Gena and Margaux prepare to tell their story. PC: Darren Heslop

September 1, 2019

God Behind the Scenes

Gena Gordon grew up with her mother and father in Bridgeport, Connecticut. Her mother, in particular, placed a high priority on Gena’s spiritual life. Gena was at Sabbath school every week, even if she was the only one there, and she was always at church, even if her mother was unable to attend.


Gena speaks for Proximity Vespers in March 2018. PC: Clarissa Carbungco
Gena speaks for Proximity Vespers in March 2018. PC: Clarissa Carbungco


When Gena was very young — ages 3, 4 and 5, she would line up her teddy bears like they were in pews and preach to them. “I would do the whole church service,” she laughs. “I would go back and forth between the ‘pews’ and the ‘front’ to do responsive reading.”


As Gena grew, she joined Pathfinders and attended Adventist Youth (AY). At first, she felt pressured to participate. But, as she made friends, she began to enjoy the activities and chose to become more and more involved, eventually accepting leadership positions in both programs.


Once in high school, Gena planned to study Business in college. During her final year of high school, she suddenly decided to study Theology in college as well. As Gena began to review school options, she received an Andrews University pamphlet in the mail with photos that advertised study abroad opportunities. This greatly appealed to her, as it had been something she was looking for in a university.


She also had hoped her college years would allow her to meet people her age who were serious about their Christian walks. “In high school, a lot of my friends were Christian but from different denominations. This meant lots of different opinions, and I was confused. I still wanted to surround myself with Christians and further be able to flesh out spiritual topics and issues.”


Eventually, Gena’s college choices narrowed down to Cornell University and Andrews University. Gena’s parents favored the Ivy League Cornell, while Gena felt that Andrews was right for her. And then the decision was made. “Cornell sent me a rejection letter, and I was the happiest person ever,” she says. “I ended up at Andrews because every other school rejected me or messed up my application. Corrections would mean I would have had to wait another year. I took it as a sign that God really wanted me to go to Andrews.”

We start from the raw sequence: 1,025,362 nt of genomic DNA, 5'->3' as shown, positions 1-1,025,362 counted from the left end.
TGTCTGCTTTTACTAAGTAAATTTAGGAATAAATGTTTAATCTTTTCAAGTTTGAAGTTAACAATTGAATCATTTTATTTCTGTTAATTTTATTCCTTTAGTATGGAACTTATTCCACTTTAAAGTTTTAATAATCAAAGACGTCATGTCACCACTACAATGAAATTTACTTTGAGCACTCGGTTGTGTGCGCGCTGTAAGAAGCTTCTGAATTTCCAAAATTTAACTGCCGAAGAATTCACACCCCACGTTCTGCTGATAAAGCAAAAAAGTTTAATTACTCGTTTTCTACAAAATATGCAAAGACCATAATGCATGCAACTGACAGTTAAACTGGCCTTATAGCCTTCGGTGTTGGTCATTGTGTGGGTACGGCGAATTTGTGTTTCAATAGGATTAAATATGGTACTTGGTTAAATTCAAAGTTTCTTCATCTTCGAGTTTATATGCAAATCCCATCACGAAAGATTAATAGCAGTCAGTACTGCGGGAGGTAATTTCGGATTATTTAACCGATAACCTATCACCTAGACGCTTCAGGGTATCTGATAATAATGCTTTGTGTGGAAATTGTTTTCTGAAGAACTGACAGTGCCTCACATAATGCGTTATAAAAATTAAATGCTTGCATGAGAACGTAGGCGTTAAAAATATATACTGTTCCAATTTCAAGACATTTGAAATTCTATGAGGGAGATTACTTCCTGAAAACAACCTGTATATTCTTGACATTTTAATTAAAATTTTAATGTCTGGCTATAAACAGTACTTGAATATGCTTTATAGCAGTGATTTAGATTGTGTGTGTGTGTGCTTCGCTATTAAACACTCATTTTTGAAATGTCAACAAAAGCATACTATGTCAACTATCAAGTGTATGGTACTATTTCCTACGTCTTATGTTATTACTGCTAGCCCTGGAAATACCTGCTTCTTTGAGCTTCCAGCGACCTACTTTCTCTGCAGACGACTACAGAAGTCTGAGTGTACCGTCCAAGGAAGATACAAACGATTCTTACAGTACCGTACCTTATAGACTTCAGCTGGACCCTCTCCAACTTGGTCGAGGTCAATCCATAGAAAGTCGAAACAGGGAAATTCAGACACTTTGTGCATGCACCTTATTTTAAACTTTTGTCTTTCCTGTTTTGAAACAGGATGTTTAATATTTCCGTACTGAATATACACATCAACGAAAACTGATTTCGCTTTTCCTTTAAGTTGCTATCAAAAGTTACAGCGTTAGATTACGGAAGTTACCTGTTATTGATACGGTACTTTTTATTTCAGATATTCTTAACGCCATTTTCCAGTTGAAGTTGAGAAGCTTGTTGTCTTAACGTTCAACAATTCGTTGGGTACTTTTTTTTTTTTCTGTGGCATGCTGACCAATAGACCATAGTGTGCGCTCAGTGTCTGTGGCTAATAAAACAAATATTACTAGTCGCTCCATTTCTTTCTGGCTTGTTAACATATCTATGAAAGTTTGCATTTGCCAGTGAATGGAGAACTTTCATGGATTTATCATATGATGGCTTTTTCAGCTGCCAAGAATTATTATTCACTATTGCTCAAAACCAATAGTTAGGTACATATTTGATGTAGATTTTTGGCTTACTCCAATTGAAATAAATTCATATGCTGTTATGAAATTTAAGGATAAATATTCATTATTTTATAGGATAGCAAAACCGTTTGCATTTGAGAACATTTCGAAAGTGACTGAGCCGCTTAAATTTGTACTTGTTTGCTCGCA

Margaux Tan grew up in Berrien Springs, Michigan, with her mother, father and older brother. Like Gena, Margaux was raised in a Seventh-day Adventist home so was very familiar with the beliefs of the Adventist church. However, she was never strongly encouraged to be involved in church programs. On her own, she chose to join Pathfinders, but eventually she stopped enjoying the experience.


In fifth grade, Margaux told several adults that she did not believe in God. However, no one took her seriously because she was only 10 years old. “For a while there, I didn’t even feel like I was connecting with the God I was raised with,” she says, “so I didn’t care. I didn’t see a need.”


Then, at age 15, Margaux lost her best friend who took his own life. “That shook me. I didn’t see how it correlated, because he loved God.”


As Margaux began her process of deciding which college to attend, she felt limited in her choices. The tragedy she had faced in high school resulted in difficult junior and senior years, and she did not feel academically or mentally prepared to attend most schools. Andrews University was close to home and, because her mother worked at the University, Margaux would receive financial assistance.


She chose to attend Andrews, not because it was even close to her first preference but because it could serve as a steppingstone. Margaux planned to major in Global Studies, get her grades up and transfer out.